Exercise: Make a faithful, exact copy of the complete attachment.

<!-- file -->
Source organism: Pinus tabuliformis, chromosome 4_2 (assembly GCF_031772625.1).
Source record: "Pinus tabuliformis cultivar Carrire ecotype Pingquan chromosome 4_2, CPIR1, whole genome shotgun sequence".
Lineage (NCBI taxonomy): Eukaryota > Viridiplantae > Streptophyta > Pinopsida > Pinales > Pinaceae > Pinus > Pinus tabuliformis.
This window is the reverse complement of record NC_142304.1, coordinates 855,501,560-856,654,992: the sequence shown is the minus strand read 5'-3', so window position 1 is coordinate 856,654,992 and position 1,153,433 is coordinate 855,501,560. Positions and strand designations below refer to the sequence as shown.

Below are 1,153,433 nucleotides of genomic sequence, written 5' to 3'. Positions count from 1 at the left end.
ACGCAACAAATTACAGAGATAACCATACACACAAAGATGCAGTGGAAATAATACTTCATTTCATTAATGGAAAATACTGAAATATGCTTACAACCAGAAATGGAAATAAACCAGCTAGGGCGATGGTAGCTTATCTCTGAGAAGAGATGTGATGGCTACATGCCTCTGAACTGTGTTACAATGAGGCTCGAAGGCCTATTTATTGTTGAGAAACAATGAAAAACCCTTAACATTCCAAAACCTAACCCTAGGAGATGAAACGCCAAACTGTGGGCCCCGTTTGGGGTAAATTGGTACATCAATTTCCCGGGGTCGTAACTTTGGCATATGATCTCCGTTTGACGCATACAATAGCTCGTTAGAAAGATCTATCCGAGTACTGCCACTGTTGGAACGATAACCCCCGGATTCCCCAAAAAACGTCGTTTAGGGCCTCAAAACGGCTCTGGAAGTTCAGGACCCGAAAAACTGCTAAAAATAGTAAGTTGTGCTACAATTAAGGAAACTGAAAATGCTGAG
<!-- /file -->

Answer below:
Source organism: Pinus tabuliformis, chromosome 4_2 (assembly GCF_031772625.1).
Source record: "Pinus tabuliformis cultivar Carrire ecotype Pingquan chromosome 4_2, CPIR1, whole genome shotgun sequence".
Lineage (NCBI taxonomy): Eukaryota > Viridiplantae > Streptophyta > Pinopsida > Pinales > Pinaceae > Pinus > Pinus tabuliformis.
This window is the reverse complement of record NC_142304.1, coordinates 855,501,560-856,654,992: the sequence shown is the minus strand read 5'-3', so window position 1 is coordinate 856,654,992 and position 1,153,433 is coordinate 855,501,560. Positions and strand designations below refer to the sequence as shown.

Below are 1,153,433 nucleotides of genomic sequence, written 5' to 3'. Positions count from 1 at the left end.
ACGCAACAAATTACAGAGATAACCATACACACAAAGATGCAGTGGAAATAATACTTCATTTCATTAATGGAAAATACTGAAATATGCTTACAACCAGAAATGGAAATAAACCAGCTAGGGCGATGGTAGCTTATCTCTGAGAAGAGATGTGATGGCTACATGCCTCTGAACTGTGTTACAATGAGGCTCGAAGGCCTATTTATTGTTGAGAAACAATGAAAAACCCTTAACATTCCAAAACCTAACCCTAGGAGATGAAACGCCAAACTGTGGGCCCCGTTTGGGGTAAATTGGTACATCAATTTCCCGGGGTCGTAACTTTGGCATATGATCTCCGTTTGACGCATACAATAGCTCGTTAGAAAGATCTATCCGAGTACTGCCACTGTTGGAACGATAACCCCCGGATTCCCCAAAAAACGTCGTTTAGGGCCTCAAAACGGCTCTGGAAGTTCAGGACCCGAAAAACTGCTAAAAATAGTAAGTTGTGCTACAATTAAGGAAACTGAAAATGCTGAG